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During the war of 1812 the sea battles demonstrated a need for a naval repair yard in the vicinity of Boston. It was then that President James Madison ordered Captain George Talcott to find a suitable location for a new arsenal.  Talcott examined a number of sites but chose Watertown due to its secure position inland from Boston and because of the shipping advantages afforded by the Charles River. With the site chosen, the United States immediately purchased 40 acres of land for the new arsenal at the east end of the Town of Watertown. In 1816, the Watertown Arsenal officially began operation.

As the Commanding officer of the arsenal, Captain Talcott was also in charge of supervising the early building program. The plan of the Arsenal was modeled after that of the Arsenal at Gibbonsville, NY, which was built in 1813 and was later known at the Watervliet Arsenal. The plan consisted of 10 brick buildings arranged around a yard or parade ground in what is actually a double quadrangle. Alexander Parris, responsible for Quincy Market, Rope Walk at Charlestown Navy Yard and the Women's City Club, was noted for his architecture of the Watertown Arsenal. 

To the romantics of the 19th century, Watertown Arsenal was a true delight of the area, with its picturesque view of the Charles, it's venerable cannon recalling exciting conflict and its handsomely uniformed officers parading about the grounds. Even the magazine Gleason's Pictorial Drawing Room Companion described the Watertown Arsenal as "the finest government establishment in our vicinity" with "many delightful views about the grounds."


During the 19th century, the Watertown Arsenal established a national reputation for its work in the development of cast iron guns. Its game in the field of metallurgy was particularly enhanced by Major Thomas J. Rodman, who served as commanding officer at the Arsenal between 1859 and 1865. Rodman was a brilliant officer who is best remembered for his development of the "Rodman Casting Process," which improved the metal structure and increased the life of the cannon 11-20 times.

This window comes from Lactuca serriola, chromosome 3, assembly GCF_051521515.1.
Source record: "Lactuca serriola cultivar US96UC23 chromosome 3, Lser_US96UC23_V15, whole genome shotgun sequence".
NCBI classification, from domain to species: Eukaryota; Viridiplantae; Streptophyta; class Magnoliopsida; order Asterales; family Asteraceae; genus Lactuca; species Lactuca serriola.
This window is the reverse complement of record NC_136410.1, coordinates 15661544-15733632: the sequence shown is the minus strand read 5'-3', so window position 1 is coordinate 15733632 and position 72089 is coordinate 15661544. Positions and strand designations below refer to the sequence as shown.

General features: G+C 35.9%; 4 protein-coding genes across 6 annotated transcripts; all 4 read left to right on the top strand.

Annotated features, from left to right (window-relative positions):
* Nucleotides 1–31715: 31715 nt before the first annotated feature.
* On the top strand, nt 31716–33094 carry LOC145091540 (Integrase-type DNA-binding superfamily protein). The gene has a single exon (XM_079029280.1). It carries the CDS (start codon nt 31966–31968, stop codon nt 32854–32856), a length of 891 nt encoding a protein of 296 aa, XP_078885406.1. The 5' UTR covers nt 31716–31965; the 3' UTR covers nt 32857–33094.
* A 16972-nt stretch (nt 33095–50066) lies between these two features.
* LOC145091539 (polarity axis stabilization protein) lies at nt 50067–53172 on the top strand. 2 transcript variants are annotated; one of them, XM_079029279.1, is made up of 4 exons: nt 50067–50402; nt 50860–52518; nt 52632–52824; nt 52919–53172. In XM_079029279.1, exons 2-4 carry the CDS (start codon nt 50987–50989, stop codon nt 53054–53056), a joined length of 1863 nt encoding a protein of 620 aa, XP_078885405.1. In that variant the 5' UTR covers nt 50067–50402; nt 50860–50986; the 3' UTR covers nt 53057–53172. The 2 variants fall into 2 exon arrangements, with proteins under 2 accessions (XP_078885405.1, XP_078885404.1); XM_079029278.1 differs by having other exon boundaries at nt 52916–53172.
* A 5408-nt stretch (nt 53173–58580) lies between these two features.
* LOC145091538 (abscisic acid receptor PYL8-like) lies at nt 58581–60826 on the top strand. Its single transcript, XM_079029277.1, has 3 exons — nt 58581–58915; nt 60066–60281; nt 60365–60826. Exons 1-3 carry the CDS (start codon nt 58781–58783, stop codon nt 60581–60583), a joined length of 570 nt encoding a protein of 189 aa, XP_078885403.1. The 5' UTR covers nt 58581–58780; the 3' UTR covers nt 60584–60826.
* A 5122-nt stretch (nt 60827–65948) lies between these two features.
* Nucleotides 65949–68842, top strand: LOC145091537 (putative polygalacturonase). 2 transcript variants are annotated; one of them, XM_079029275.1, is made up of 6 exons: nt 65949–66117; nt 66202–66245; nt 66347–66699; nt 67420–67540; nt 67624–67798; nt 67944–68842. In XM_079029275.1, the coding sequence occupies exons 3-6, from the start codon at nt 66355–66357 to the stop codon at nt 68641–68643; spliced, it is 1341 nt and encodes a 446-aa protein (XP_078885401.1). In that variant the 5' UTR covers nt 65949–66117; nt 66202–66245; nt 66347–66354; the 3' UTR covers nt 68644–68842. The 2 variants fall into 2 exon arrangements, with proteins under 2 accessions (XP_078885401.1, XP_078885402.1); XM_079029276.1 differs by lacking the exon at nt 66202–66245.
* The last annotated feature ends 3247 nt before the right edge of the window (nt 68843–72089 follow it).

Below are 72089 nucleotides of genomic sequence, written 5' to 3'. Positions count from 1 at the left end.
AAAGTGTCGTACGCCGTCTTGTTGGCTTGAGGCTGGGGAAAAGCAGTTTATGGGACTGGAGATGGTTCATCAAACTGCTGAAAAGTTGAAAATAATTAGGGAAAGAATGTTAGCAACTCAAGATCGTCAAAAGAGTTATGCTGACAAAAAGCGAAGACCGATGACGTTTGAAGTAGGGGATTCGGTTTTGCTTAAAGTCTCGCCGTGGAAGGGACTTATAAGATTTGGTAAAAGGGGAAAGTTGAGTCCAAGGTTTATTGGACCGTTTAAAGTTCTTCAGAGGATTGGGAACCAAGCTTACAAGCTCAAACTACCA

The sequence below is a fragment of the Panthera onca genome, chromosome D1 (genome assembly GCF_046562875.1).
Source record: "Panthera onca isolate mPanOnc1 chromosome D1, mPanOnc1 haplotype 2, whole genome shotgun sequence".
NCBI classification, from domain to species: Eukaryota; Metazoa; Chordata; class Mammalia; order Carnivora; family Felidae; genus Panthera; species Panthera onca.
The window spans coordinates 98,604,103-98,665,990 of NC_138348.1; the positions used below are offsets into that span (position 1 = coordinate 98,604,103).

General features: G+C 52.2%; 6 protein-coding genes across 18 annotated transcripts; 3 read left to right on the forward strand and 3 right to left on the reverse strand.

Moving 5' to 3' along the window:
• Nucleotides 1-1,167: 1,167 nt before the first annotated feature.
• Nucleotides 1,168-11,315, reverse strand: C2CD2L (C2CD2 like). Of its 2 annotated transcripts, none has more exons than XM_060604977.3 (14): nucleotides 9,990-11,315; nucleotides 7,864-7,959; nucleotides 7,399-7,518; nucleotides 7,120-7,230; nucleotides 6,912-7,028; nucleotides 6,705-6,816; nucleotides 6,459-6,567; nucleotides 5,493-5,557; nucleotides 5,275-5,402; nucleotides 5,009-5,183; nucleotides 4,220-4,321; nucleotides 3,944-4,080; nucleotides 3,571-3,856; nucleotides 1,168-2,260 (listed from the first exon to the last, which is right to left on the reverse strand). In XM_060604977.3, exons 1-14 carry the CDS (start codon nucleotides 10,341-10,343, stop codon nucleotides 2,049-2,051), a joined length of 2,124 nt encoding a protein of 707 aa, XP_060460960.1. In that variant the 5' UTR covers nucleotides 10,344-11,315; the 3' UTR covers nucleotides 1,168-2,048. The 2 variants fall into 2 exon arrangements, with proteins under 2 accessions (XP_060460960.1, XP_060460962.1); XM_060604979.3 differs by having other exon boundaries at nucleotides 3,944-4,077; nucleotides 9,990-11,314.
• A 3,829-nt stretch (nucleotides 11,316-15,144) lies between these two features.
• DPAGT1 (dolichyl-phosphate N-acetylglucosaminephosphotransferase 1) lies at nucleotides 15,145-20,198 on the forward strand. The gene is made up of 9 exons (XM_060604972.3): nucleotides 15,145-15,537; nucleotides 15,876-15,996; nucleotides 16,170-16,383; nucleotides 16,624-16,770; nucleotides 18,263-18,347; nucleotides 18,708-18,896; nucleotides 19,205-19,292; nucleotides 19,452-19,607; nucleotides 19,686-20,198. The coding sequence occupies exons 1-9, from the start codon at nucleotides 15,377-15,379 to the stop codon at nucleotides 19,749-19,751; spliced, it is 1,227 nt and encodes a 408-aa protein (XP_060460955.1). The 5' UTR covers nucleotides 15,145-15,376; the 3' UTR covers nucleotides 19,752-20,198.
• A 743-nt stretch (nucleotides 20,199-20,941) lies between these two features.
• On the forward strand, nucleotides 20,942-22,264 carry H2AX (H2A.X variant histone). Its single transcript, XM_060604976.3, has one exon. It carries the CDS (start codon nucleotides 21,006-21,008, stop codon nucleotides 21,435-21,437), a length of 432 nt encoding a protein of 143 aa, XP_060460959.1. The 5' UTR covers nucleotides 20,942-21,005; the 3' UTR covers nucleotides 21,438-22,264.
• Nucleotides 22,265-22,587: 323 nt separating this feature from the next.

Shortly after the Civil War, accusations were brought before the congressional Committee on the conduct of the War that Major Rodman had mismanaged the Arsenal and that he was disloyal to the Union. Among the many charges levied against Rodman was the accusation that the new quarters (the Commander's Mansion) being constructed for himself were excessively extravagant for a commanding officer.  Opponents of the residence estimated that the costs would be as high as $100,000 to $150,000. The actual cost was much less- $63,478.65- which provided fine craftsmanship and materials to make one of the most handsome structures in the area. This would be equivalent to just under $1 million today.


The Bracketed Style (or Italianate) mansion exhibits intricate details- from paneled brick work to a Victorian veranda supported by the Corinthian cast iron columns. An outstanding feature of the interior is the abundant use of the fine woods (chestnut, butternut, black walnut, cedar and spruce) such as in the beautiful poly-chromatic floors in the main portion of the house.

The Commanding officer's Quarters known as Quarters 111 was placed on the National Register of Historic places in 1976. The Junior League of Boston took the Commander's Mansion under its wing in 1999 and made it their annual Designer Show House. The Mansion started hosting private events in 2005. Tammy McKenna took over the management of the Mansion in 2006 and has been managing it ever since, growing the business year over year. 

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